A Historic First, a Gambling Mastermind, and a Hall of Famer: Meet Three Stuyvesant Ballers Who Made It to the NBA

A look at the unique stories of the three Stuyvesant High School students, Nat Militzok, Jack Molinas, and Charlie Scott, who went on to play in the NBA.

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Stuyvesant isn’t necessarily known for its athletic ability. While many impressive athletes have come and gone, it’s a school more known for academics than for sending players to play at Division I schools. However, that’s not to say that there haven’t been any great athletes to come out of Stuy; a few have actually made it very far. There have been three Stuyvesant alumni who made it to the NBA, each of whom graduated in the mid-1900s and with unique careers. One, Nat Militzok (’41), had the first assist in the history of the NBA. Another, Jack Molinas (’49), was an NBA All-Star and third overall pick whose career was limited to one season after he was busted as the lead conspirator in one of the biggest scandals in NCAA history. The third, Charlie Scott (’67), was the real deal and an NBA champion, has an Olympic gold medal to his name, and is now in the Hall of Fame.

Here’s a look at each of their stories and careers:

Nat Militzok (Class of 1941)

Nathan Militzok, born in the Bronx on May 3, 1923, recalled that he started playing basketball to avoid getting into trouble. What started as an escape became a career. Militzok played forward for the Stuyvesant basketball team until he graduated in 1941.

Fresh out of high school, he attended the City College of New York (CCNY), where he spent his freshman year and began his college basketball career. His CCNY team attained a 16-1 record, but in order for Militzok to get a chance to play at the next level, he transferred to the bigger name Hofstra University. It wasn’t all smooth sailing from there as World War II erupted and Militzok enlisted in the navy. He was stationed in Ithaca, New York at Cornell University, where he joined the school’s basketball team.

Once World War II ended, Militzok, who went undrafted, joined the 1946 New York Knicks for his rookie season in the Basketball Association of America (BAA). (The BAA merged with the National Basketball League in 1949 to form the NBA we know and love today.) Militzok featured in the first NBA game in Knicks history and is credited with having the first assist in the history of the league.

After his rookie season with the Knicks, Militzok was traded to the Toronto Huskies in its only season of existence. Once the Huskies disbanded, Militzok joined the Scranton Miners, where he remained for three seasons. His final season was with the now defunct Saratoga Harlem Yankees.

Listed at 6’3” and 195 pounds, Militzok averaged 4.3 points per game and 0.7 assists per game in his 56-game career. The best performance of Militzok’s career was likely on March 13, 1947, when he scored a career-high 16 points and had six field goals.

After retiring from the NBA, Militzok was inducted into the National Jewish Sports Hall of Fame in 1999. He was also inducted into the Hofstra University Athletics Hall of Fame after he graduated in 1949.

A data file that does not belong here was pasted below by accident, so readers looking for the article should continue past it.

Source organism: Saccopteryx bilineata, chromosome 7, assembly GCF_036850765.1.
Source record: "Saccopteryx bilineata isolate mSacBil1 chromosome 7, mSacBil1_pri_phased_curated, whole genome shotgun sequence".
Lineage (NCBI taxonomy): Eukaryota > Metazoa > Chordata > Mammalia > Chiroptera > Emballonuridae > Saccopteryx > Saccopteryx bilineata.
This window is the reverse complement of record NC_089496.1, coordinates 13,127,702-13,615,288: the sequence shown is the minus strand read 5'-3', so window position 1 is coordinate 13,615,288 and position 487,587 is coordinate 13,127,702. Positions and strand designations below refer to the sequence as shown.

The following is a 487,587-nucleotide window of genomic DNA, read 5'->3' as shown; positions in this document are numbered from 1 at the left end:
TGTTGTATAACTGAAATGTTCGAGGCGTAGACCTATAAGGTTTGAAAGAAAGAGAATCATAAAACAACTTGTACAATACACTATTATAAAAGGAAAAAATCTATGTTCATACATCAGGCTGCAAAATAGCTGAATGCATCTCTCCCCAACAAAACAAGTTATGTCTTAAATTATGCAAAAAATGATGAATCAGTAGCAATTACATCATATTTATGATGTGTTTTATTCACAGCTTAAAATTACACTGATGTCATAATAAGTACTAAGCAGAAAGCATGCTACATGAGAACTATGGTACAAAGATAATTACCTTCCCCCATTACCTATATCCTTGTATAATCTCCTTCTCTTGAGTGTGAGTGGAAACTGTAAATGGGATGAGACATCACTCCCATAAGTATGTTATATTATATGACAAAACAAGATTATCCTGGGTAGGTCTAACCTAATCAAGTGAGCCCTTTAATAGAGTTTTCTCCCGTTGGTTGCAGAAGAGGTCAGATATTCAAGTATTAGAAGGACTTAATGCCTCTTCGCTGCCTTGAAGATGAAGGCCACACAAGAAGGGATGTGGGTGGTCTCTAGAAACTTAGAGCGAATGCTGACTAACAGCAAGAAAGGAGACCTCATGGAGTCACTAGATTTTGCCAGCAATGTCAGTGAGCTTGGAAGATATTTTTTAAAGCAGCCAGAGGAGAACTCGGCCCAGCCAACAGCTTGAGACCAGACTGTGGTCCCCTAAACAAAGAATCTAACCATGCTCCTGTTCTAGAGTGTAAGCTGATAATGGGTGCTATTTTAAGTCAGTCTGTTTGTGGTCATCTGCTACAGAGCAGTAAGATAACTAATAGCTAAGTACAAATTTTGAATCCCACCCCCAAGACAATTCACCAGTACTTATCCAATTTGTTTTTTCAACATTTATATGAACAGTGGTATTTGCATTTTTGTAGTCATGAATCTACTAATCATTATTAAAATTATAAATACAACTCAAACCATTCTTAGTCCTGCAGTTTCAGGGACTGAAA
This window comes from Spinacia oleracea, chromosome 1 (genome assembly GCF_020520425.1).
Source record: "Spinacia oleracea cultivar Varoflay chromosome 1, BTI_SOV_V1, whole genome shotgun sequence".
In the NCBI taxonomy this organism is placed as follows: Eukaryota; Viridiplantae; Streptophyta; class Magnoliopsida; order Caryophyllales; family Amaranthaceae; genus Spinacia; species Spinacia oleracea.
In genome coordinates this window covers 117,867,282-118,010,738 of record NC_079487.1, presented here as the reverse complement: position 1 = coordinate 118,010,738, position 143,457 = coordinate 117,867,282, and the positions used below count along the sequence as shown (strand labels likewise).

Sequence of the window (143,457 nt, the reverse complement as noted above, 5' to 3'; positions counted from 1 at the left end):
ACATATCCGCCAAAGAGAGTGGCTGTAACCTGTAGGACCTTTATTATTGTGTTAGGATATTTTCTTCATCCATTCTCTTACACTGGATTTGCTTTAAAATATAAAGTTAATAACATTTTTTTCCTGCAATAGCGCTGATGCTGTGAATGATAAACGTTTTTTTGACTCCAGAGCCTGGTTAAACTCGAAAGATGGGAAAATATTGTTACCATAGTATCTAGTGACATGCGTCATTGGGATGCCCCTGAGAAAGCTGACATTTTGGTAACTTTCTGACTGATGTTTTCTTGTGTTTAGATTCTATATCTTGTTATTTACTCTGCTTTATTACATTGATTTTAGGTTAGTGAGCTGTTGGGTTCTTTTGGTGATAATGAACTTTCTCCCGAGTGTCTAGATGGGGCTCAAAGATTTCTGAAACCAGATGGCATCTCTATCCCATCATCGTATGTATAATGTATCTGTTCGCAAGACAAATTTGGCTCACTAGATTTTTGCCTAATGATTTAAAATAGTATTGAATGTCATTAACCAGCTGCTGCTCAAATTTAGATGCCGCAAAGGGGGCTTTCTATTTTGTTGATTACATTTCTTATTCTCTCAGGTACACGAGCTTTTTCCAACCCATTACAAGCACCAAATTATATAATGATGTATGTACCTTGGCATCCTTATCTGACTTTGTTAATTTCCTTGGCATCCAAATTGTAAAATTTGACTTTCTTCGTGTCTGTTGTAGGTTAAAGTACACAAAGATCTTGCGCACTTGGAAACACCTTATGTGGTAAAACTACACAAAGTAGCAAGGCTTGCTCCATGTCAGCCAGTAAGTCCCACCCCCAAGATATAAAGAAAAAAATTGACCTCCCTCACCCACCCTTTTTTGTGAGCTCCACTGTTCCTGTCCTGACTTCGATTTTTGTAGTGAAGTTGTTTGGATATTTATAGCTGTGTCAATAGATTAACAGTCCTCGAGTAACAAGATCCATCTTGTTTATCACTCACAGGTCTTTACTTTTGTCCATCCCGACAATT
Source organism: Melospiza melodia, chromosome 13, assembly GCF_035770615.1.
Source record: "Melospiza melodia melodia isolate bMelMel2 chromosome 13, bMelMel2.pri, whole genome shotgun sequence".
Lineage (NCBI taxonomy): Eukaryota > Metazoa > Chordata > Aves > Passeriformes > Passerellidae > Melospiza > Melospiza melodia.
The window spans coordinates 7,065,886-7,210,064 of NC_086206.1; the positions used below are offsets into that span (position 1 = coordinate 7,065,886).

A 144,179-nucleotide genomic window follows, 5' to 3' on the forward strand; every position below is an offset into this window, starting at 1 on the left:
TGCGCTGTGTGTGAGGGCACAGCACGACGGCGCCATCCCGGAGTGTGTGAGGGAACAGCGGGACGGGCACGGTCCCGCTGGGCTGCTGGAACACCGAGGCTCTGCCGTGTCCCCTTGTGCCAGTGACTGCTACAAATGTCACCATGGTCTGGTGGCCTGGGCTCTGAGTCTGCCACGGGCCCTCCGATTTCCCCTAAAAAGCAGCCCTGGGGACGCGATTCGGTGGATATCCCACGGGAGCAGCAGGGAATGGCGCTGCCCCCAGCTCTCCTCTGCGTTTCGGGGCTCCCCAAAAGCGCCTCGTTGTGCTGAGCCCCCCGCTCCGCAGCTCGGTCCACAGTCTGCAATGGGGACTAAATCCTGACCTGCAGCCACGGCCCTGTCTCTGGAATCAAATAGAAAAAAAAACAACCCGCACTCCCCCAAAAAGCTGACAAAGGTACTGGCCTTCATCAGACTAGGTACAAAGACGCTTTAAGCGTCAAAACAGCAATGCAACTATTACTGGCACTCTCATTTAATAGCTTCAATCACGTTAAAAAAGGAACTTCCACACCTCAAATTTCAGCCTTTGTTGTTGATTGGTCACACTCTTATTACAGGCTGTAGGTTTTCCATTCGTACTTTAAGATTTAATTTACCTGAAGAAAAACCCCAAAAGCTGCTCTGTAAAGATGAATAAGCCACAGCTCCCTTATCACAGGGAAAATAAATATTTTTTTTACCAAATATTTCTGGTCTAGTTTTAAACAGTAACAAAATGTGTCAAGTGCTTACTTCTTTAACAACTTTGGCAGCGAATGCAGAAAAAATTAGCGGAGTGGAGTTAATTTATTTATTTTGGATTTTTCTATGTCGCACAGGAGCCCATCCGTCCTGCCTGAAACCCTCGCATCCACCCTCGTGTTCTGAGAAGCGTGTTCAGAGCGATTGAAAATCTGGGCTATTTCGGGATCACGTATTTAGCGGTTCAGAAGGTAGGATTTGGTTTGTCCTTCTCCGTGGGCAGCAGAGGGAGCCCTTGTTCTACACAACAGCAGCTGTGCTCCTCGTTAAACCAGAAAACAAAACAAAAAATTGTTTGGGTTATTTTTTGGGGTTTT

Militzok passed away on May 14, 2009 at 86 years old. As the first student to turn their Stuyvesant experience into a professional basketball career, he will not be forgotten.

Jack Molinas (Class of 1949)

Jacob L. Molinas, born on Halloween 1931, was raised in Brooklyn and attended Stuyvesant from 1945 until 1949. After graduating from high school and playing on the basketball team, Molinas went to Columbia University, where he was the captain of the men’s basketball team during the 1952-1953 season. He set a Columbia record at the time for points in a game in 1953.

Molinas was drafted third overall in the first round by the Fort Wayne Pistons in the 1953 NBA draft. Listed at 6’6” and 200 pounds, Molinas appeared in 32 NBA games, averaging 11.6 points, 7.1 total rebounds, and 1.6 assists per game. He was also selected for the 1954 All-Star game. However, his career and legacy would be marred by some shady dealings. After 32 games, he was suspended for betting on Pistons games. He was banned from participating in the All-Star game and sued the NBA for $3 million. He would never appear in an NBA game again. Molinas only played in the NBA for one season as he was implicated in the 1961 point-shaving scandal.

Molinas was the mastermind of the NCAA’s 1961 point-shaving scandal, a gambling ring that went on from 1957 to 1960, involving 50 players from over two dozen colleges. Molinas bribed players to fix games during that span and roped in dozens of college basketball players around the country, including Hall of Famer Connie Hawkins. His actions resulted in the arrests of 37 college players. Molinas was blackballed from professional basketball and convicted in 1963, sentenced to 10 to 15 years in prison. Molinas was even allegedly in cahoots with NYC mobster Thomas Eboli. Molinas was paroled in 1968 after serving five years, but in 1973, he was arrested and charged again, this time for the interstate shipment of pornography.